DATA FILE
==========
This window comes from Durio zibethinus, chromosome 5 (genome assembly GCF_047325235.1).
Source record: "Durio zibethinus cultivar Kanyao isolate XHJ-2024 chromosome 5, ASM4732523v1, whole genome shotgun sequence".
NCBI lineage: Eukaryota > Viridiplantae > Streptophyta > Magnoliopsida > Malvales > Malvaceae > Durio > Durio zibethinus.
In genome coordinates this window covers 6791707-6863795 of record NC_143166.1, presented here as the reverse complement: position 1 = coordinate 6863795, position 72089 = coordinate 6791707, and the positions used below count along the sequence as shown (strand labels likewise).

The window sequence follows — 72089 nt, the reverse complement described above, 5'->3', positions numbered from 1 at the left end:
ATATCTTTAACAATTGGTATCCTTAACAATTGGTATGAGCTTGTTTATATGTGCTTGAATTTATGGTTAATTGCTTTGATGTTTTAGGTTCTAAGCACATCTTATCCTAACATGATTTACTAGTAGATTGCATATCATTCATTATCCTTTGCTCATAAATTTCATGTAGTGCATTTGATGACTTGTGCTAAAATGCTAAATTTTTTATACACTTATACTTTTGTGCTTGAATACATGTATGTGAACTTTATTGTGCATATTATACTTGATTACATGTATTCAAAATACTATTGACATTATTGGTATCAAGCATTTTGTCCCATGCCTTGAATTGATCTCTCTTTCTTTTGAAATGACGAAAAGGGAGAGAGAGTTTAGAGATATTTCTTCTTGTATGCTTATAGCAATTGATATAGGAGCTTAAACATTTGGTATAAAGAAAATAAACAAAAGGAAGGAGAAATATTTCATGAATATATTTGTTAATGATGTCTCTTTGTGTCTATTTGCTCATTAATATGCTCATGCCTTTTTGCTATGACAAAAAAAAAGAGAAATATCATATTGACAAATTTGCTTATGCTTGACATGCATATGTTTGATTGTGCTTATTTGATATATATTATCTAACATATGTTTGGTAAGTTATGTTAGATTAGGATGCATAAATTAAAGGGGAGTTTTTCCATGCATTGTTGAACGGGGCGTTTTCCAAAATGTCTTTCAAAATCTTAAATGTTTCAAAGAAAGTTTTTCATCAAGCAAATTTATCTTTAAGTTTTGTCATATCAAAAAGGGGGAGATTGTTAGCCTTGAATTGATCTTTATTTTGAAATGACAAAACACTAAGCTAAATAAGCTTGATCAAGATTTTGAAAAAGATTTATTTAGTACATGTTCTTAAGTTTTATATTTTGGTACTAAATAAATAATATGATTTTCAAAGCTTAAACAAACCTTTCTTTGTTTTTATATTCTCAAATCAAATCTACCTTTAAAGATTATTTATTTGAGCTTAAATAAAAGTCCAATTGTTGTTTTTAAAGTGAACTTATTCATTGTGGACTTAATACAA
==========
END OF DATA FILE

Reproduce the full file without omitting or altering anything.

This window comes from Durio zibethinus, chromosome 5 (genome assembly GCF_047325235.1).
Source record: "Durio zibethinus cultivar Kanyao isolate XHJ-2024 chromosome 5, ASM4732523v1, whole genome shotgun sequence".
NCBI lineage: Eukaryota > Viridiplantae > Streptophyta > Magnoliopsida > Malvales > Malvaceae > Durio > Durio zibethinus.
In genome coordinates this window covers 6791707-6863795 of record NC_143166.1, presented here as the reverse complement: position 1 = coordinate 6863795, position 72089 = coordinate 6791707, and the positions used below count along the sequence as shown (strand labels likewise).

The window sequence follows — 72089 nt, the reverse complement described above, 5'->3', positions numbered from 1 at the left end:
ATATCTTTAACAATTGGTATCCTTAACAATTGGTATGAGCTTGTTTATATGTGCTTGAATTTATGGTTAATTGCTTTGATGTTTTAGGTTCTAAGCACATCTTATCCTAACATGATTTACTAGTAGATTGCATATCATTCATTATCCTTTGCTCATAAATTTCATGTAGTGCATTTGATGACTTGTGCTAAAATGCTAAATTTTTTATACACTTATACTTTTGTGCTTGAATACATGTATGTGAACTTTATTGTGCATATTATACTTGATTACATGTATTCAAAATACTATTGACATTATTGGTATCAAGCATTTTGTCCCATGCCTTGAATTGATCTCTCTTTCTTTTGAAATGACGAAAAGGGAGAGAGAGTTTAGAGATATTTCTTCTTGTATGCTTATAGCAATTGATATAGGAGCTTAAACATTTGGTATAAAGAAAATAAACAAAAGGAAGGAGAAATATTTCATGAATATATTTGTTAATGATGTCTCTTTGTGTCTATTTGCTCATTAATATGCTCATGCCTTTTTGCTATGACAAAAAAAAAGAGAAATATCATATTGACAAATTTGCTTATGCTTGACATGCATATGTTTGATTGTGCTTATTTGATATATATTATCTAACATATGTTTGGTAAGTTATGTTAGATTAGGATGCATAAATTAAAGGGGAGTTTTTCCATGCATTGTTGAACGGGGCGTTTTCCAAAATGTCTTTCAAAATCTTAAATGTTTCAAAGAAAGTTTTTCATCAAGCAAATTTATCTTTAAGTTTTGTCATATCAAAAAGGGGGAGATTGTTAGCCTTGAATTGATCTTTATTTTGAAATGACAAAACACTAAGCTAAATAAGCTTGATCAAGATTTTGAAAAAGATTTATTTAGTACATGTTCTTAAGTTTTATATTTTGGTACTAAATAAATAATATGATTTTCAAAGCTTAAACAAACCTTTCTTTGTTTTTATATTCTCAAATCAAATCTACCTTTAAAGATTATTTATTTGAGCTTAAATAAAAGTCCAATTGTTGTTTTTAAAGTGAACTTATTCATTGTGGACTTAATACAA